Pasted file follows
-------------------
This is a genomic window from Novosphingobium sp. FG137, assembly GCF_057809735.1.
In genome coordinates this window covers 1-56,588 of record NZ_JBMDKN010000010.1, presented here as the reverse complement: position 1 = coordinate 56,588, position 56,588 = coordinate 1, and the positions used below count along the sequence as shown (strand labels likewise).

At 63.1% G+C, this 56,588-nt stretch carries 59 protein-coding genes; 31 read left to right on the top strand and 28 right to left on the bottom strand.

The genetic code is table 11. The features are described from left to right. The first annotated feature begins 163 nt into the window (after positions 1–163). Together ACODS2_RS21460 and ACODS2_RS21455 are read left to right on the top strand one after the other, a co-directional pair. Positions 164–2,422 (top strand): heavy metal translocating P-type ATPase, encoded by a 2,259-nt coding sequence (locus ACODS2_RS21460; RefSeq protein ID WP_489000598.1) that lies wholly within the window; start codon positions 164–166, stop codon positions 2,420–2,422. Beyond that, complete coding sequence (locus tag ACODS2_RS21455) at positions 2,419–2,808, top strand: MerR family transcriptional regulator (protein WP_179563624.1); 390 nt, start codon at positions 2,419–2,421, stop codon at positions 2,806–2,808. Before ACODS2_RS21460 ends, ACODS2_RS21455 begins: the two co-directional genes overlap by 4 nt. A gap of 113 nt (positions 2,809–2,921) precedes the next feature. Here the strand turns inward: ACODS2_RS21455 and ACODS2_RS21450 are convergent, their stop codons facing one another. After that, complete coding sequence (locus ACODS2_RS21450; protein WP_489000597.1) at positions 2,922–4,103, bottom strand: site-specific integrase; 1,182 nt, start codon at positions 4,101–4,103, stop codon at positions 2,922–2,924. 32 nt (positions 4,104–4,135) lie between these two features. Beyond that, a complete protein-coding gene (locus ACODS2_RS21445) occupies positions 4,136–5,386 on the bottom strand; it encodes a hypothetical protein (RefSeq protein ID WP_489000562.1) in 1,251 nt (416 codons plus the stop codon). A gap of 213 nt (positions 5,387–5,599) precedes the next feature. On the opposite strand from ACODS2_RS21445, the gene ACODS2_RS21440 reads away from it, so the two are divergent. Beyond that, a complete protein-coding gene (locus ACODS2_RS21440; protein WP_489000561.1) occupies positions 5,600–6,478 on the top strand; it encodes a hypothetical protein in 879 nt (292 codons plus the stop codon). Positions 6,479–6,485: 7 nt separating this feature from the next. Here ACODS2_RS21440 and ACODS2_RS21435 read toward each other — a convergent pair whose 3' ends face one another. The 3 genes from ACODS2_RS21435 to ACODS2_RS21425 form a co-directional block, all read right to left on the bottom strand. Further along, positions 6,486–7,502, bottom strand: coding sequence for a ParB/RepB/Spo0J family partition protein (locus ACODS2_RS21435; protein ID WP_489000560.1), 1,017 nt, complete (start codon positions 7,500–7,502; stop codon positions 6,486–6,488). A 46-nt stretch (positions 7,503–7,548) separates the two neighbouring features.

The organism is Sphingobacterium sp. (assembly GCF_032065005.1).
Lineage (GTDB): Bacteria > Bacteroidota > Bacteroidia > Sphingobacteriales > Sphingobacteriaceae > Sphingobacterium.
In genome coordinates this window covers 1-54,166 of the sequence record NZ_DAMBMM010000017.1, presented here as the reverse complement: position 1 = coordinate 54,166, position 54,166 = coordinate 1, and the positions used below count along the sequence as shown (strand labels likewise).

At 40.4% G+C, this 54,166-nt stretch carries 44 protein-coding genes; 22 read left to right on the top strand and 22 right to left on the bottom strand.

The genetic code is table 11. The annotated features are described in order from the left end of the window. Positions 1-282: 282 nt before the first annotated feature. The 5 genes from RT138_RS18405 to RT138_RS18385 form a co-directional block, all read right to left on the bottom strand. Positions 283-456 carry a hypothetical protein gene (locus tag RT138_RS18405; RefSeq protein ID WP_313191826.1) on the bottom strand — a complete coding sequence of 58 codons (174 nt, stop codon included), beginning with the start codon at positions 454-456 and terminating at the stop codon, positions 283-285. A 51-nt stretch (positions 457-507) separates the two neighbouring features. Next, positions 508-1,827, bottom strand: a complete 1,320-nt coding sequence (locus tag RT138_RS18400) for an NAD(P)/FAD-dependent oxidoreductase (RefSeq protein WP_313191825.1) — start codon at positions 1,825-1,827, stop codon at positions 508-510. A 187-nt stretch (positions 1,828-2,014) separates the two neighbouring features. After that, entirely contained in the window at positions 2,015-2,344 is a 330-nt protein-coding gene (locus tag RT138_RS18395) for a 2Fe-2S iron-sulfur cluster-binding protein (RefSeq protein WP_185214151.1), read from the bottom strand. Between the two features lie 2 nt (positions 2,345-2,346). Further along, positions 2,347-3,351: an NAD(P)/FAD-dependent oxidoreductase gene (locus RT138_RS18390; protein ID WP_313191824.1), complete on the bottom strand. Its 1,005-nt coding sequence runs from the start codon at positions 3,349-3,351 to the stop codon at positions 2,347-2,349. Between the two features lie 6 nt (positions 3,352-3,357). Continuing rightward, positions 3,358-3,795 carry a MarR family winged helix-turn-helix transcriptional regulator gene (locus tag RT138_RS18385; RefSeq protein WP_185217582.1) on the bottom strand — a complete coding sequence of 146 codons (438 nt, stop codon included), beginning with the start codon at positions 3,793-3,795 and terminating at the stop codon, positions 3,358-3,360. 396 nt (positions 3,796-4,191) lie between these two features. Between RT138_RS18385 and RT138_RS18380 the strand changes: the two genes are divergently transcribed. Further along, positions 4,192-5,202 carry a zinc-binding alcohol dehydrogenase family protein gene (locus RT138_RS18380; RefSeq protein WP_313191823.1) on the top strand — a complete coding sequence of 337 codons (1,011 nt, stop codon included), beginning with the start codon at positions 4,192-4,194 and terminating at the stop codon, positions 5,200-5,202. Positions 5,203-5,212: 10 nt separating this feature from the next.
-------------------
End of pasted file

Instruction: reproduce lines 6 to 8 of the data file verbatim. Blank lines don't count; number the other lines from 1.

Lineage (GTDB): Bacteria > Bacteroidota > Bacteroidia > Sphingobacteriales > Sphingobacteriaceae > Sphingobacterium.
In genome coordinates this window covers 1-54,166 of the sequence record NZ_DAMBMM010000017.1, presented here as the reverse complement: position 1 = coordinate 54,166, position 54,166 = coordinate 1, and the positions used below count along the sequence as shown (strand labels likewise).

At 40.4% G+C, this 54,166-nt stretch carries 44 protein-coding genes; 22 read left to right on the top strand and 22 right to left on the bottom strand.